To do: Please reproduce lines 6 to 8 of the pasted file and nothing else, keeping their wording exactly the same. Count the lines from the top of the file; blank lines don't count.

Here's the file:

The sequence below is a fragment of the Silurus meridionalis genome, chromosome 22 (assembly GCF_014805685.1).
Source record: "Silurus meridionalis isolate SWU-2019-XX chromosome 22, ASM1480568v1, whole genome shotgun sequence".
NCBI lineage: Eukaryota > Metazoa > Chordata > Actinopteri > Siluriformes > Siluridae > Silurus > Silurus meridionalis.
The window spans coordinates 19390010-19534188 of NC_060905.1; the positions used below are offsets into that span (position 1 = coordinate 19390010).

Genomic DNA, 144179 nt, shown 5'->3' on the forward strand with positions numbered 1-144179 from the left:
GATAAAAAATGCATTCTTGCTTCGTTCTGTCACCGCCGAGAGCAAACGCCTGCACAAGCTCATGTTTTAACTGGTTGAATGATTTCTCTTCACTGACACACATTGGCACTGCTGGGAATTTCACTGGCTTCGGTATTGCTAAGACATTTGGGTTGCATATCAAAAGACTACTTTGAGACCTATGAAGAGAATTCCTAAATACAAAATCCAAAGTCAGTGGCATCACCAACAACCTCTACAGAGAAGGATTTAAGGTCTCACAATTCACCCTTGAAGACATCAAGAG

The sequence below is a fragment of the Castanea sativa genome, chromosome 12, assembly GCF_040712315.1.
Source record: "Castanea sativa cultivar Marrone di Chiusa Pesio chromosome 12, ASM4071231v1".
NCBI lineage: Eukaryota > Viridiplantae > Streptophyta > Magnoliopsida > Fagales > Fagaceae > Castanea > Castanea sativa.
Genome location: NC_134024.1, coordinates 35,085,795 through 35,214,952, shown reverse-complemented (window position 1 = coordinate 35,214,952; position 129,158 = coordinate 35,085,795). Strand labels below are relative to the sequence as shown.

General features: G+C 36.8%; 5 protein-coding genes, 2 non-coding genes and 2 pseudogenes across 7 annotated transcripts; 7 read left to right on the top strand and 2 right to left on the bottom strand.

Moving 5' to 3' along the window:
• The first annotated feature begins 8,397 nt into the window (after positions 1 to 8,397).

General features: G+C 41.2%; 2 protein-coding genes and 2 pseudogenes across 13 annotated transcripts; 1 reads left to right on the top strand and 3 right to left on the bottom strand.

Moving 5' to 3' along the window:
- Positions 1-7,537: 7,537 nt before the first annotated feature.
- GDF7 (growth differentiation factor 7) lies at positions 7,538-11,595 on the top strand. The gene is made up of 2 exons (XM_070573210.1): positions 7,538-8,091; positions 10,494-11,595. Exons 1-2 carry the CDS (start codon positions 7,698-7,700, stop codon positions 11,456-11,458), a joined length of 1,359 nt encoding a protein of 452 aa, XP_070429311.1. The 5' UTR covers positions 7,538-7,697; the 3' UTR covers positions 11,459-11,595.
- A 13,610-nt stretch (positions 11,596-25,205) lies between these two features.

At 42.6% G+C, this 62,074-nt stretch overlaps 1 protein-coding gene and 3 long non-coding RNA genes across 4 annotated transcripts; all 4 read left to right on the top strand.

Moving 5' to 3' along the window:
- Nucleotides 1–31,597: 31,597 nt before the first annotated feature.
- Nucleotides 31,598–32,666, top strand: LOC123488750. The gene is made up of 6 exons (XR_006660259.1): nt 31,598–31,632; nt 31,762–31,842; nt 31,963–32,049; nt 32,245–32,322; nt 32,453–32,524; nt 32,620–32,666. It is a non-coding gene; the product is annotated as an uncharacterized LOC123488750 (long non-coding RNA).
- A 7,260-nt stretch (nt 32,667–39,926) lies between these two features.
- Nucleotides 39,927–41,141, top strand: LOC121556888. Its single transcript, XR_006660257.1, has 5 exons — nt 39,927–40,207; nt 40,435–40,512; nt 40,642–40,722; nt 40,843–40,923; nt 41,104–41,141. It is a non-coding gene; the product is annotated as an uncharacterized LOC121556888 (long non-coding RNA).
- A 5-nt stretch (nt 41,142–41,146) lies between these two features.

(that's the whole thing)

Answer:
GATAAAAAATGCATTCTTGCTTCGTTCTGTCACCGCCGAGAGCAAACGCCTGCACAAGCTCATGTTTTAACTGGTTGAATGATTTCTCTTCACTGACACACATTGGCACTGCTGGGAATTTCACTGGCTTCGGTATTGCTAAGACATTTGGGTTGCATATCAAAAGACTACTTTGAGACCTATGAAGAGAATTCCTAAATACAAAATCCAAAGTCAGTGGCATCACCAACAACCTCTACAGAGAAGGATTTAAGGTCTCACAATTCACCCTTGAAGACATCAAGAG

The sequence below is a fragment of the Castanea sativa genome, chromosome 12, assembly GCF_040712315.1.
Source record: "Castanea sativa cultivar Marrone di Chiusa Pesio chromosome 12, ASM4071231v1".